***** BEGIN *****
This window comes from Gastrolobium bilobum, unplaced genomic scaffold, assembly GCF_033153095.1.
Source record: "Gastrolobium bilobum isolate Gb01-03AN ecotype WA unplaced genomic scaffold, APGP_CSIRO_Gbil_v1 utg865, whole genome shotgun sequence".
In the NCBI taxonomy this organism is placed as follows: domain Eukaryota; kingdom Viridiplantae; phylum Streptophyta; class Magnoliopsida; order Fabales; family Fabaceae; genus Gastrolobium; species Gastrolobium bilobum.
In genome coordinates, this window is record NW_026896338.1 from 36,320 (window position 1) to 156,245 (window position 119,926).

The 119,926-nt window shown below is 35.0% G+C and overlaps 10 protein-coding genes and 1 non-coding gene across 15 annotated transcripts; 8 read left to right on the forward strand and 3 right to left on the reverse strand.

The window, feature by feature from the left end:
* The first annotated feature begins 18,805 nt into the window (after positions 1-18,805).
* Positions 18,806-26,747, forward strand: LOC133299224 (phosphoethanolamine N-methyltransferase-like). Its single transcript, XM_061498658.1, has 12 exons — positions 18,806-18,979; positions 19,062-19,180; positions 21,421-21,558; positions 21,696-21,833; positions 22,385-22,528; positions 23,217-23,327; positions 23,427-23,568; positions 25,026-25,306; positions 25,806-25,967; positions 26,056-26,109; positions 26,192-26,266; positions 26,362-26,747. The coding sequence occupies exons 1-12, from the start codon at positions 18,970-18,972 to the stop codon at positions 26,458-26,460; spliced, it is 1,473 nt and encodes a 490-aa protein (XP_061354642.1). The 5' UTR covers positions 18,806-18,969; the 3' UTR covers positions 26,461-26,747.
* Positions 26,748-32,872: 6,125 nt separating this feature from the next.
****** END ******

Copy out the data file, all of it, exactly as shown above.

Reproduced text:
This window comes from Gastrolobium bilobum, unplaced genomic scaffold, assembly GCF_033153095.1.
Source record: "Gastrolobium bilobum isolate Gb01-03AN ecotype WA unplaced genomic scaffold, APGP_CSIRO_Gbil_v1 utg865, whole genome shotgun sequence".
In the NCBI taxonomy this organism is placed as follows: domain Eukaryota; kingdom Viridiplantae; phylum Streptophyta; class Magnoliopsida; order Fabales; family Fabaceae; genus Gastrolobium; species Gastrolobium bilobum.
In genome coordinates, this window is record NW_026896338.1 from 36,320 (window position 1) to 156,245 (window position 119,926).

The 119,926-nt window shown below is 35.0% G+C and overlaps 10 protein-coding genes and 1 non-coding gene across 15 annotated transcripts; 8 read left to right on the forward strand and 3 right to left on the reverse strand.

The window, feature by feature from the left end:
* The first annotated feature begins 18,805 nt into the window (after positions 1-18,805).
* Positions 18,806-26,747, forward strand: LOC133299224 (phosphoethanolamine N-methyltransferase-like). Its single transcript, XM_061498658.1, has 12 exons — positions 18,806-18,979; positions 19,062-19,180; positions 21,421-21,558; positions 21,696-21,833; positions 22,385-22,528; positions 23,217-23,327; positions 23,427-23,568; positions 25,026-25,306; positions 25,806-25,967; positions 26,056-26,109; positions 26,192-26,266; positions 26,362-26,747. The coding sequence occupies exons 1-12, from the start codon at positions 18,970-18,972 to the stop codon at positions 26,458-26,460; spliced, it is 1,473 nt and encodes a 490-aa protein (XP_061354642.1). The 5' UTR covers positions 18,806-18,969; the 3' UTR covers positions 26,461-26,747.
* Positions 26,748-32,872: 6,125 nt separating this feature from the next.